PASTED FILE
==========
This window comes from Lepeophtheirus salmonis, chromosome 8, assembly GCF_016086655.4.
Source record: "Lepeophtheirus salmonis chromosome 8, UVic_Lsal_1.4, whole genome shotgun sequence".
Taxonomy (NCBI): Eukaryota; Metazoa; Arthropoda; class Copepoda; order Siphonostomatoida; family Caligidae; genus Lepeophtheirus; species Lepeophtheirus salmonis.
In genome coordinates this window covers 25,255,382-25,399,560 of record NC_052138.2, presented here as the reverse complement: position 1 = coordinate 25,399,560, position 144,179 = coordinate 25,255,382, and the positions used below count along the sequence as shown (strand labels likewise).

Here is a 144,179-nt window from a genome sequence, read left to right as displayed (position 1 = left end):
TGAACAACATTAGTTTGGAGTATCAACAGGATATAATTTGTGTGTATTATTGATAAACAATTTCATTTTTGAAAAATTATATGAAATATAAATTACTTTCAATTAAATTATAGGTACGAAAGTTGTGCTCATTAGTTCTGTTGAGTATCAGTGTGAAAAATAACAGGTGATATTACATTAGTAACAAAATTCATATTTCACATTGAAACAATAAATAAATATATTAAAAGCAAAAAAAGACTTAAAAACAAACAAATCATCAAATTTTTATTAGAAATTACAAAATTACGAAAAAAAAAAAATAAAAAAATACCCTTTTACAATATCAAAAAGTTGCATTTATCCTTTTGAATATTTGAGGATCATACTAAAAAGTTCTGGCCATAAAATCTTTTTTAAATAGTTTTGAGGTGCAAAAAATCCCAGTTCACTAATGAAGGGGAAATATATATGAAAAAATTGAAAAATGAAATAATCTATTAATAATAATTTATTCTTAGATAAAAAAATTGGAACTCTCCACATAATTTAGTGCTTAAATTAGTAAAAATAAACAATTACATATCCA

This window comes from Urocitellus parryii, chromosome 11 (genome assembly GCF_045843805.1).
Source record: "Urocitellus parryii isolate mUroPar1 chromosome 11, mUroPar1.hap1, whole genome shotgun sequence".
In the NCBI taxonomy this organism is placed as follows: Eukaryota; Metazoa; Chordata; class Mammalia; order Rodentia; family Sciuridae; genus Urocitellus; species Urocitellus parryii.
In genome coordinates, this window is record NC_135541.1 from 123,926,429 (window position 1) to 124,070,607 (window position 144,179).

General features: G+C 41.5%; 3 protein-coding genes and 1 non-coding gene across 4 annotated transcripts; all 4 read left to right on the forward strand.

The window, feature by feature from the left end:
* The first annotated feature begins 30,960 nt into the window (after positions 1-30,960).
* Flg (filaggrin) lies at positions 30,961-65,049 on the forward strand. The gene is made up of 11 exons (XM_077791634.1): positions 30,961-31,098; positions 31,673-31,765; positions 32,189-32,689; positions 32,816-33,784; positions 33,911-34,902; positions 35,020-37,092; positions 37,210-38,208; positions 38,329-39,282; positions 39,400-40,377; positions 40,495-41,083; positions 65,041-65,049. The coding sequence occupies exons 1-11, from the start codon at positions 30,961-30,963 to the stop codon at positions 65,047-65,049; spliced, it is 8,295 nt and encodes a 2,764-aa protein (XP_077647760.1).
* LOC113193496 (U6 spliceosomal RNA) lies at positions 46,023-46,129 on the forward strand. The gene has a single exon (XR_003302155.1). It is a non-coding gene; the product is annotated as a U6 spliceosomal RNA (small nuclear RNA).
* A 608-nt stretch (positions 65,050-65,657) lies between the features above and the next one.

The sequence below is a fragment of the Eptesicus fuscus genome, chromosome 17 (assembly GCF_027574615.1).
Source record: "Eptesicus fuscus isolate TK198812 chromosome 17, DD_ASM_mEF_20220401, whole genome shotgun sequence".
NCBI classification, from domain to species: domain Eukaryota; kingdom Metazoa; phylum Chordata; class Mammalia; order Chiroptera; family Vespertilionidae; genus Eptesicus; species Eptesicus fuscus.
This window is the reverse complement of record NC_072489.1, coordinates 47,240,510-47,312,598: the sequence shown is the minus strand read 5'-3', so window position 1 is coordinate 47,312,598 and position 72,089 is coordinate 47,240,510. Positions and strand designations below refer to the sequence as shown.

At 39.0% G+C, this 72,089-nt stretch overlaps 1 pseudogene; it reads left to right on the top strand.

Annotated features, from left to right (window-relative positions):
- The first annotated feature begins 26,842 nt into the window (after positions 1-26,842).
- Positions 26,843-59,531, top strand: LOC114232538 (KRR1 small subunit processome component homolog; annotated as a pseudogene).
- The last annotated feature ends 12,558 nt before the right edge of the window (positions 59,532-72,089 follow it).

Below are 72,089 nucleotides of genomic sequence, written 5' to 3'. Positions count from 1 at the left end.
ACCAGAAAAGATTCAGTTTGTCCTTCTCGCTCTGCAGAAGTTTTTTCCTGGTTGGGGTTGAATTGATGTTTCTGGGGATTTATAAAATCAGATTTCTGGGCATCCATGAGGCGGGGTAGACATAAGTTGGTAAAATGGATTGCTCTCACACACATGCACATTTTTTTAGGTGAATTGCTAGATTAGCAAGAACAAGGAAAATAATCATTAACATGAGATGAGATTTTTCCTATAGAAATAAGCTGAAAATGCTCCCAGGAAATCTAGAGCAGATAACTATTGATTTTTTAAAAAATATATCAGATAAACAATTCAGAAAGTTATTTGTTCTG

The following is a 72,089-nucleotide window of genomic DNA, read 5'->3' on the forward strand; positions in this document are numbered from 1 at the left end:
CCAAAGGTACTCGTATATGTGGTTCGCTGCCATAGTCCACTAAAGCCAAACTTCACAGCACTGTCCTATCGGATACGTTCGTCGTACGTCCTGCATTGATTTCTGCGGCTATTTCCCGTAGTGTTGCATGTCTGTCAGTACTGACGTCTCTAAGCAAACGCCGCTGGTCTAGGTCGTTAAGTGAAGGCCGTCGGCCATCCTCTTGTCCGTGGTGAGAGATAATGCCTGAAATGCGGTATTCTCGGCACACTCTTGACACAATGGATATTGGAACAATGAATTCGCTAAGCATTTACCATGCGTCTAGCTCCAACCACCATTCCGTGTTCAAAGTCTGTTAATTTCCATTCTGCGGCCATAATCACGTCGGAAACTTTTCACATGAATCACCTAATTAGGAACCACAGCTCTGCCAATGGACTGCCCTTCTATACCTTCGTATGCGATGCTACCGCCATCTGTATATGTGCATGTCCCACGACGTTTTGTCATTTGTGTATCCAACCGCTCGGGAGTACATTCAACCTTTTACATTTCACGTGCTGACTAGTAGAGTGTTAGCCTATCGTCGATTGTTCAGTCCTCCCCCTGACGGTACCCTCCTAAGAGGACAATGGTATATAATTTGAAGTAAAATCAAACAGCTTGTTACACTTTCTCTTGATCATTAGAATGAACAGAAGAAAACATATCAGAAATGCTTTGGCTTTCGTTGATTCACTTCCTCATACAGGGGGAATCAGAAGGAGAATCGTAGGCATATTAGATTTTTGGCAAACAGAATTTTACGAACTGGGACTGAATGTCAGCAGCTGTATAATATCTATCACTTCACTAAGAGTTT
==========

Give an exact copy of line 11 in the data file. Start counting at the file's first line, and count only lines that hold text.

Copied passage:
General features: G+C 41.5%; 3 protein-coding genes and 1 non-coding gene across 4 annotated transcripts; all 4 read left to right on the forward strand.